I must confess: when the press release for the 2013 Lincoln Center Festival came out earlier this spring including an grand spectacle that is Monkey: Journey to the West, a multimedia operatic endeavor with music penned by Damon Albarn, I was immediately excited. Featuring elements of Chinese opera, circus, Japanese Manga, plus music and video animations by Gorillaz – what was there not to like? – I thought. I hate to give the spoiler alert right away, but sometimes too much of a good thing does not add up to a good thing, judging from the work on display during this production’s opening-night performance this evening.

Heavenly Peach Banquet scene with Wang Lu as Monkey from the Lincoln Center Festival presentation of © Stephanie Berger
Heavenly Peach Banquet scene with Wang Lu as Monkey from the Lincoln Center Festival presentation of
© Stephanie Berger

Originally staged for the 2007 Manchester International Festival in the UK by the Chinese-born, New York-based director Chen Shi-Zheng, Monkey takes its inspiration from a widely known 16th-century Chinese fable of a monk’s westward journey to India in pursuit of ancient scriptures; along the way, he encounters many obstacles of the supernatural kind, but is aided and protected by a small cohort of animals. In this production, as the title aptly indicates, the monkey takes the center stage, with the monk character only showing up several scenes into the piece.

During the nearly two intermission-less hours, a sequence of nine scenes is presented, featuring a mostly brand-new cast of 41 performers. Unfortunately, some 20 minutes into the show, predictability sets in, and never lets off. Structurally speaking, the production feels a bit like an oversized Wii – each scene being the equivalent of a “level” in a video-game, in which one battles various (often exotic) obstacles until one is bored and advances to the next one. Minus the interactive part, I should add – in other words, it is as if the audience gets to watch the production team play the game, each scene roughly taking long enough for the show’s creators to “bang out the fireworks” before moving on to the next. (The “fireworks” being one form of circus arts or other – in one scene it is kung-fu fighting, then aerial silks, then contortion, and so on.) The director, according to the press materials, went through great lengths to cast the acrobats from a renowned academy in mainland China, but while their skills are evident, their talents feel egregiously underutilized in this production. Same goes for Mr Albarn – the music, as well as the acrobatics, frequently appear safe, or toned down, supposedly in service of the script, which is a hodge-podge on quasi-Zen platitudes, such as “Buddhism will save the world”, which could possibly fly with the non-Chinese-speaking audience that I am a part of (the show is performed in Mandarin), but the subtitles I feel compelled to read put the script’s weaknesses front and center.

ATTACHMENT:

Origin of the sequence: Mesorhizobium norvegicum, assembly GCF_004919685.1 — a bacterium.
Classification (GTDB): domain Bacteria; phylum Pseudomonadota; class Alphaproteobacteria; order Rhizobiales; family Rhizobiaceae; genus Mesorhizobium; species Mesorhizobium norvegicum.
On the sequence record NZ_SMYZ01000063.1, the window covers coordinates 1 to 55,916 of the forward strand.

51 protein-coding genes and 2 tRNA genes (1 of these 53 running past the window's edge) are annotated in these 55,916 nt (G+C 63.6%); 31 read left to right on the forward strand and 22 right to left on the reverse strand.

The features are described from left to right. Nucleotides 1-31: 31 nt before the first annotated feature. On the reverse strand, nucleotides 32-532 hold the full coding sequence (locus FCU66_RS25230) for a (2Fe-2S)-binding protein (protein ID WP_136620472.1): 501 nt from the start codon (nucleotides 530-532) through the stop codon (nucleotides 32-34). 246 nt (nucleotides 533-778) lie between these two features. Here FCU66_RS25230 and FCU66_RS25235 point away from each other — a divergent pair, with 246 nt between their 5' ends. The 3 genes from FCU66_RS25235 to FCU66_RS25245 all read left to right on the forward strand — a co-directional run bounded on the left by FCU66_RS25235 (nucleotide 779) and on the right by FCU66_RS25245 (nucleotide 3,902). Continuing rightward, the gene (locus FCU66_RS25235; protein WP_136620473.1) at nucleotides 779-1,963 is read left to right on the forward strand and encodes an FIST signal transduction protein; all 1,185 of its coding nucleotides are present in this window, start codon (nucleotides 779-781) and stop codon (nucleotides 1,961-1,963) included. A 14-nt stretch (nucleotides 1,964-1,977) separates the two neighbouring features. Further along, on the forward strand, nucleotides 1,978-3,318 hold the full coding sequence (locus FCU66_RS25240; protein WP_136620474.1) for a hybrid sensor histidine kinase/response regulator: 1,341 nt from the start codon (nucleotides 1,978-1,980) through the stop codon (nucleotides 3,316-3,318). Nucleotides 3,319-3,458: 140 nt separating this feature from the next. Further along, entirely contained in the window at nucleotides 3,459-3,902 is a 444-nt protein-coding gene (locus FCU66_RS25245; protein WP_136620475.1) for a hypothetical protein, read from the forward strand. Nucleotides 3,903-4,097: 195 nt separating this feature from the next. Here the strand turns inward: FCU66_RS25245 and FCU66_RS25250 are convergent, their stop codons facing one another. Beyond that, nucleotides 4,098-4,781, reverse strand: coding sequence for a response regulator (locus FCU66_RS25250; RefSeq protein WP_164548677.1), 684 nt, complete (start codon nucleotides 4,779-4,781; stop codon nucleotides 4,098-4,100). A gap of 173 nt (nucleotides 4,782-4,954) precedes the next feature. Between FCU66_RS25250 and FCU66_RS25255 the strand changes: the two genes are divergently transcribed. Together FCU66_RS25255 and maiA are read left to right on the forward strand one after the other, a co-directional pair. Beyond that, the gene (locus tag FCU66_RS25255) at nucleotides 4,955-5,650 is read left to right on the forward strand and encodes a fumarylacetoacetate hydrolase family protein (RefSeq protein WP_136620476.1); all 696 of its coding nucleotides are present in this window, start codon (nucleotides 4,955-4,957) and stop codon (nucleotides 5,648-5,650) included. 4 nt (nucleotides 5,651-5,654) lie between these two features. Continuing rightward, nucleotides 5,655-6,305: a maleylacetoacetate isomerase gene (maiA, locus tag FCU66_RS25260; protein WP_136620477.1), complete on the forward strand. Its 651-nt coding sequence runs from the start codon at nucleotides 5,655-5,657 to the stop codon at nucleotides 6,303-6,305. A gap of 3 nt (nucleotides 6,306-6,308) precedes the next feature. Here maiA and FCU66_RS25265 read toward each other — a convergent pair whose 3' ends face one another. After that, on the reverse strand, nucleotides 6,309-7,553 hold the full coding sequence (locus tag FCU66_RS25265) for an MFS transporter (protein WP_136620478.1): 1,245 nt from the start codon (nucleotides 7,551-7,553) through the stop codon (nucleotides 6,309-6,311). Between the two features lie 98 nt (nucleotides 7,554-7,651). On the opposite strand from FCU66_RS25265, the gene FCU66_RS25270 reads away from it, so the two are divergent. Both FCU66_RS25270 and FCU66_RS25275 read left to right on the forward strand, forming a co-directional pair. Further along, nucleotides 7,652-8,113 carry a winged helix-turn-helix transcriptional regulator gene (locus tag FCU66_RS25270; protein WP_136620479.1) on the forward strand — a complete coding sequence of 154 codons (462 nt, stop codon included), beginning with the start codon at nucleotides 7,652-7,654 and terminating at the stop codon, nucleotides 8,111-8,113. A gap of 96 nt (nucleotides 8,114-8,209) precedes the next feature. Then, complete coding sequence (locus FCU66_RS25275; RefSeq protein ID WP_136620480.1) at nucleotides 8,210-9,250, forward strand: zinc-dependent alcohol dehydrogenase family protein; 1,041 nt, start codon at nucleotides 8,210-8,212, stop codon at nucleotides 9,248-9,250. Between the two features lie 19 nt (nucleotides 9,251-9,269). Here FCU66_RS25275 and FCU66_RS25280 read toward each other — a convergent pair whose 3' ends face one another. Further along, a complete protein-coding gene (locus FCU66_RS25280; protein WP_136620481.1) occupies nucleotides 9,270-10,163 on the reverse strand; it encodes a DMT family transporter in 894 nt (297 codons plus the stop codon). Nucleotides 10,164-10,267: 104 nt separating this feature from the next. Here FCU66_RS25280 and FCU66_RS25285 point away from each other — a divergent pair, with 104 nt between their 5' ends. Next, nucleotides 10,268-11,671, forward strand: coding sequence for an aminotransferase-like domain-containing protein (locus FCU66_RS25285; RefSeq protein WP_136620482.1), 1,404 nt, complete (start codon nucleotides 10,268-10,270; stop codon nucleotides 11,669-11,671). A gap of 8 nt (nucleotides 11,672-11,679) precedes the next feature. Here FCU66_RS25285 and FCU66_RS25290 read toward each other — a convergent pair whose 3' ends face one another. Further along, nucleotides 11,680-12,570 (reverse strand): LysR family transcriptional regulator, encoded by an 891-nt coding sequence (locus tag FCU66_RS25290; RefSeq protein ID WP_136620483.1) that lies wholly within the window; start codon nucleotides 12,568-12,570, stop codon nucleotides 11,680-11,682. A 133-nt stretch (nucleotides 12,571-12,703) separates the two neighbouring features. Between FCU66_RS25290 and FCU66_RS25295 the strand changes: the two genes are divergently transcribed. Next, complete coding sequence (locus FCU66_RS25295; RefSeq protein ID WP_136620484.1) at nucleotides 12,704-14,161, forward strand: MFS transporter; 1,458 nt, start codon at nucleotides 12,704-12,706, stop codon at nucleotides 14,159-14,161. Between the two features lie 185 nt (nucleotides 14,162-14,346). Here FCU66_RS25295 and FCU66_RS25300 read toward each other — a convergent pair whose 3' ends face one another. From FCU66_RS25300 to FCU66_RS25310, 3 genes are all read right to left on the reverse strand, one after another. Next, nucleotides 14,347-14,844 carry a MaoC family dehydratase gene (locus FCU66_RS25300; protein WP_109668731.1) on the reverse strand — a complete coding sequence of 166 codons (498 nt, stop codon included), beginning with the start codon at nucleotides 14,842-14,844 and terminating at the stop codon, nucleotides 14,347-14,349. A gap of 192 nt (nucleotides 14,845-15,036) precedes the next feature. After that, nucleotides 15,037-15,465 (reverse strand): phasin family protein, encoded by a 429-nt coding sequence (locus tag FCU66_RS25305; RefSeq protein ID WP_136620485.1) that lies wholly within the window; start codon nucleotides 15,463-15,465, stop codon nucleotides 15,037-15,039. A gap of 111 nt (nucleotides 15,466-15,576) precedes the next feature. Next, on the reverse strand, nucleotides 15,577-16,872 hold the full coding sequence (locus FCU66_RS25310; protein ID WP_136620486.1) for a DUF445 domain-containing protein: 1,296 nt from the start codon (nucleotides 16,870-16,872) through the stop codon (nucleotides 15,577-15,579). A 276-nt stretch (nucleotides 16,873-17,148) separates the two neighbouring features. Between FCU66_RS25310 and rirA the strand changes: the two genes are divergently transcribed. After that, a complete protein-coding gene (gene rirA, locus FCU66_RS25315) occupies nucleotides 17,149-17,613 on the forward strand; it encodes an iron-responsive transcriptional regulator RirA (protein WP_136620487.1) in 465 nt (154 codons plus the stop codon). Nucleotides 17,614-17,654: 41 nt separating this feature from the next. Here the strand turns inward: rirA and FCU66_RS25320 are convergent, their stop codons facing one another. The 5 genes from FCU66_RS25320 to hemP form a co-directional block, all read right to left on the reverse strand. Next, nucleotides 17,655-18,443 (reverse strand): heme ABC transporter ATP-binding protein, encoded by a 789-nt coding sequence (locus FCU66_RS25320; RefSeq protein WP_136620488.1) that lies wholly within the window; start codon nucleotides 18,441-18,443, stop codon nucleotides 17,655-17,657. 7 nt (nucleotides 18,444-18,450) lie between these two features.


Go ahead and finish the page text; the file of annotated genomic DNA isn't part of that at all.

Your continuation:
I can imagine that the mash-up that is Monkey might possibly appeal to children, but given that this is not supposed to be a kids’ show, it is this garish display of verbal and visual Chinoiserie that makes the production numbing to a discerning audience member. It is puzzling to me that, in spite of the director’s background (as well as his cast, and the source material), the production feels more Chinatown than China.

Furthermore, in spite of its being touted as innovative, the production is indeed rather traditional, each of the nine scenes featuring a different painted backdrop – 19th-century opera-style, for instance – and with some transitions in blackout feeling interminable. I was looking forward to seeing what Jamie Hewlett – the artist who created illustrations for Gorillaz, the virtual band fronted by Mr Albarn – would cook up. Perhaps unsurprisingly, the massively underutilized video design ended up being an utter disappointment also. Rather unimaginatively, most of the projections appeared in the transitions between different scenes, connecting the dots on the map of the monkey’s journeys – and even those interventions somehow disappeared some half way into the performance, as if Mr Hewlett himself got bored with the repetitiveness and figured “to hell with it”.

As I spilled out of the theatre along with the opening night crowds, I hastily scrolled down my iPhone playlist for a track off of Gorillaz’ Plastic Beach, which did the trick as a palate-cleanser. If only this production had been half as exciting as one of Mr Albarn’s band’s video clips...

**111